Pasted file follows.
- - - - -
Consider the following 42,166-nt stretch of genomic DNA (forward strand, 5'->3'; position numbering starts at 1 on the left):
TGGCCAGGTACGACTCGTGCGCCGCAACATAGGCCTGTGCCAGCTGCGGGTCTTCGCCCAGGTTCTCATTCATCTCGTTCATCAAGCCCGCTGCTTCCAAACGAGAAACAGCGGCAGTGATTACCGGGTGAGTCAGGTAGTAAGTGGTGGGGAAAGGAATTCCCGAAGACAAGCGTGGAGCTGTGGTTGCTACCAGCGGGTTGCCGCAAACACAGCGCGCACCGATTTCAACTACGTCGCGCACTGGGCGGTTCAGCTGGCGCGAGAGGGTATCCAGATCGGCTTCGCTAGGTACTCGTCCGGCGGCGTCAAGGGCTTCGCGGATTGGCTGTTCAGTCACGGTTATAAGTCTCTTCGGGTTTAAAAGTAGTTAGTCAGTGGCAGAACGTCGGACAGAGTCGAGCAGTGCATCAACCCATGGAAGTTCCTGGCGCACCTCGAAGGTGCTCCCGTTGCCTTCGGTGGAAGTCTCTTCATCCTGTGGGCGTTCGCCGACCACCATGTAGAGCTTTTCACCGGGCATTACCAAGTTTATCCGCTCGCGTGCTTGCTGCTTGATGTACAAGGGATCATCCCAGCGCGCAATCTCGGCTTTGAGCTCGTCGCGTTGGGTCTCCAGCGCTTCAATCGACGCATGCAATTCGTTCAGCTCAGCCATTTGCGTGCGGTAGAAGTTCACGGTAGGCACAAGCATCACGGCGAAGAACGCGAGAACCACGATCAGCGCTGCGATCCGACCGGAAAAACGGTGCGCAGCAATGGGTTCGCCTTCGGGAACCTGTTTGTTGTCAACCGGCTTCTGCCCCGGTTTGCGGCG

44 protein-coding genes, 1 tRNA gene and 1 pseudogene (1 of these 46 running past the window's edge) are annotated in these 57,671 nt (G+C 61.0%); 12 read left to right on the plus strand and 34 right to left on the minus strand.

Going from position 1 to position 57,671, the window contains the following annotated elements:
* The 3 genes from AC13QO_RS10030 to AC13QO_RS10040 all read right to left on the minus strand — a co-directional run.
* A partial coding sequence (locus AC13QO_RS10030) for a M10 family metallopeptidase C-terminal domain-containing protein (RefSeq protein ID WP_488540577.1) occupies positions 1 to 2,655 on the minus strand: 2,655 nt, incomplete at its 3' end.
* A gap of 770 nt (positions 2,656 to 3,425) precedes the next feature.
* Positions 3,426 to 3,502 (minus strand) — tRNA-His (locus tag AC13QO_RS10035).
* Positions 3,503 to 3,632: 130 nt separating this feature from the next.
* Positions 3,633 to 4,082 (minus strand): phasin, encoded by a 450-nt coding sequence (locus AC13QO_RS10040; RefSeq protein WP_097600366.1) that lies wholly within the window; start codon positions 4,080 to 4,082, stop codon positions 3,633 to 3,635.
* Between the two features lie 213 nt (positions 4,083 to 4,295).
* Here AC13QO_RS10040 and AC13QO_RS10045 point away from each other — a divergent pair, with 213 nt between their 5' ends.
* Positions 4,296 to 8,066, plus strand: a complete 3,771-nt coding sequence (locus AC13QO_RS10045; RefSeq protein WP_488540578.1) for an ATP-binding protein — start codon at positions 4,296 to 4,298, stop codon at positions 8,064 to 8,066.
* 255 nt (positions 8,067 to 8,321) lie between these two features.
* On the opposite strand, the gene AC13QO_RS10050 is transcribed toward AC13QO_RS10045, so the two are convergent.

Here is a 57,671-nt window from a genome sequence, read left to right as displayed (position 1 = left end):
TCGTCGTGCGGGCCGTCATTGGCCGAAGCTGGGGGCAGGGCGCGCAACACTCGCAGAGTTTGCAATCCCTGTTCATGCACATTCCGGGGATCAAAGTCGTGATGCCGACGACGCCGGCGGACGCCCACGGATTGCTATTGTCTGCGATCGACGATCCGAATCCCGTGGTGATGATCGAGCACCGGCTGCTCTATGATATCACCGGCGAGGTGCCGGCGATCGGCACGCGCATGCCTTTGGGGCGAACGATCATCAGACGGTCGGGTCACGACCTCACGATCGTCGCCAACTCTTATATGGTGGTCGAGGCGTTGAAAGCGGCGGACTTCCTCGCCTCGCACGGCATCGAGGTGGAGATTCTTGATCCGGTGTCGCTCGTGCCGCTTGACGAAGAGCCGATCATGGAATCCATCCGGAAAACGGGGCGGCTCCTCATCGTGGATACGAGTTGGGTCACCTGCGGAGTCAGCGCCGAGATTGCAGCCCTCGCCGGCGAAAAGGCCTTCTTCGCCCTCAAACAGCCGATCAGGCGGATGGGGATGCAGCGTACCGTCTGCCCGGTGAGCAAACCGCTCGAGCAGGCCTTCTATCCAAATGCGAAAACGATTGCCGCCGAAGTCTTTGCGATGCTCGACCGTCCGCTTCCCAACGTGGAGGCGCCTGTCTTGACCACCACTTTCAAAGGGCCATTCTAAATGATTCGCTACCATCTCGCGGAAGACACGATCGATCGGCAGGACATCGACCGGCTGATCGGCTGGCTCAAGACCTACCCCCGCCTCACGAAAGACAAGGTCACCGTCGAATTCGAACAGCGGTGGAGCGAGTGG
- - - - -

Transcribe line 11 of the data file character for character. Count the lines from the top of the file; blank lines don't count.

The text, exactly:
* Between the two features lie 213 nt (positions 4,083 to 4,295).